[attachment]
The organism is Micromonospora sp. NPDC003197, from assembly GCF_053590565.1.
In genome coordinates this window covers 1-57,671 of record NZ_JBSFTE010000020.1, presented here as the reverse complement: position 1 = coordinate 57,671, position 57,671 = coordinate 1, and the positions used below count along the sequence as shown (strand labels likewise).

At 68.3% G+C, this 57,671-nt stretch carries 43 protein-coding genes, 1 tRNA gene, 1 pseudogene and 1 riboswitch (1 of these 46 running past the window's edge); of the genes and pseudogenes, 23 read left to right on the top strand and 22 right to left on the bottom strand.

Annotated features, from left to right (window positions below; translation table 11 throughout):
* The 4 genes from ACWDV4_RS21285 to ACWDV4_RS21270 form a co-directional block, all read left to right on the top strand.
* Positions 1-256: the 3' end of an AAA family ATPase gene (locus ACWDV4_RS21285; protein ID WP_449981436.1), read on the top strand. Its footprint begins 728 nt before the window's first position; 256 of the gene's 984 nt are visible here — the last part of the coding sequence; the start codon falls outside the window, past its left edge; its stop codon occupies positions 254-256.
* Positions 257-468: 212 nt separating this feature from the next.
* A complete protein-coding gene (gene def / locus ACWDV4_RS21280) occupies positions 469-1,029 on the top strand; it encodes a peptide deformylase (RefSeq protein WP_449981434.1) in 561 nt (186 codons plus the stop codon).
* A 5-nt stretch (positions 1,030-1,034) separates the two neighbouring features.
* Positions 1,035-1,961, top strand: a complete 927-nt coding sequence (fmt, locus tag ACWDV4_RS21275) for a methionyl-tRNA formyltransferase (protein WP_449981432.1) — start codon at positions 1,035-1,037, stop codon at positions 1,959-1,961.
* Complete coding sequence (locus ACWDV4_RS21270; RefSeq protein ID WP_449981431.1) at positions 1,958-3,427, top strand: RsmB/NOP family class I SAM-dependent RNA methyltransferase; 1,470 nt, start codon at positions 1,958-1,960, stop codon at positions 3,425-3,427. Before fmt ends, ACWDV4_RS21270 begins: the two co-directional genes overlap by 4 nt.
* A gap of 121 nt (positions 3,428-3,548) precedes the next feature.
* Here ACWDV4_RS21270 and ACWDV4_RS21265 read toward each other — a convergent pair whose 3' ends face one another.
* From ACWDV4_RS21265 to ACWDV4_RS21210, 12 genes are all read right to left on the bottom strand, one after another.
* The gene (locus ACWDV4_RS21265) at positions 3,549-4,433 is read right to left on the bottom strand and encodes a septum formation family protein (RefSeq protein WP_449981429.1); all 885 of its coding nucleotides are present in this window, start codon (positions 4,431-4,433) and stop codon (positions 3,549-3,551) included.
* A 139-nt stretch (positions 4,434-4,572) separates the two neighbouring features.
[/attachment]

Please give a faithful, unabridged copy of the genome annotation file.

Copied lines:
The organism is Micromonospora sp. NPDC003197, from assembly GCF_053590565.1.
In genome coordinates this window covers 1-57,671 of record NZ_JBSFTE010000020.1, presented here as the reverse complement: position 1 = coordinate 57,671, position 57,671 = coordinate 1, and the positions used below count along the sequence as shown (strand labels likewise).

At 68.3% G+C, this 57,671-nt stretch carries 43 protein-coding genes, 1 tRNA gene, 1 pseudogene and 1 riboswitch (1 of these 46 running past the window's edge); of the genes and pseudogenes, 23 read left to right on the top strand and 22 right to left on the bottom strand.

Annotated features, from left to right (window positions below; translation table 11 throughout):
* The 4 genes from ACWDV4_RS21285 to ACWDV4_RS21270 form a co-directional block, all read left to right on the top strand.
* Positions 1-256: the 3' end of an AAA family ATPase gene (locus ACWDV4_RS21285; protein ID WP_449981436.1), read on the top strand. Its footprint begins 728 nt before the window's first position; 256 of the gene's 984 nt are visible here — the last part of the coding sequence; the start codon falls outside the window, past its left edge; its stop codon occupies positions 254-256.
* Positions 257-468: 212 nt separating this feature from the next.
* A complete protein-coding gene (gene def / locus ACWDV4_RS21280) occupies positions 469-1,029 on the top strand; it encodes a peptide deformylase (RefSeq protein WP_449981434.1) in 561 nt (186 codons plus the stop codon).
* A 5-nt stretch (positions 1,030-1,034) separates the two neighbouring features.
* Positions 1,035-1,961, top strand: a complete 927-nt coding sequence (fmt, locus tag ACWDV4_RS21275) for a methionyl-tRNA formyltransferase (protein WP_449981432.1) — start codon at positions 1,035-1,037, stop codon at positions 1,959-1,961.
* Complete coding sequence (locus ACWDV4_RS21270; RefSeq protein ID WP_449981431.1) at positions 1,958-3,427, top strand: RsmB/NOP family class I SAM-dependent RNA methyltransferase; 1,470 nt, start codon at positions 1,958-1,960, stop codon at positions 3,425-3,427. Before fmt ends, ACWDV4_RS21270 begins: the two co-directional genes overlap by 4 nt.
* A gap of 121 nt (positions 3,428-3,548) precedes the next feature.
* Here ACWDV4_RS21270 and ACWDV4_RS21265 read toward each other — a convergent pair whose 3' ends face one another.
* From ACWDV4_RS21265 to ACWDV4_RS21210, 12 genes are all read right to left on the bottom strand, one after another.
* The gene (locus ACWDV4_RS21265) at positions 3,549-4,433 is read right to left on the bottom strand and encodes a septum formation family protein (RefSeq protein WP_449981429.1); all 885 of its coding nucleotides are present in this window, start codon (positions 4,431-4,433) and stop codon (positions 3,549-3,551) included.
* A 139-nt stretch (positions 4,434-4,572) separates the two neighbouring features.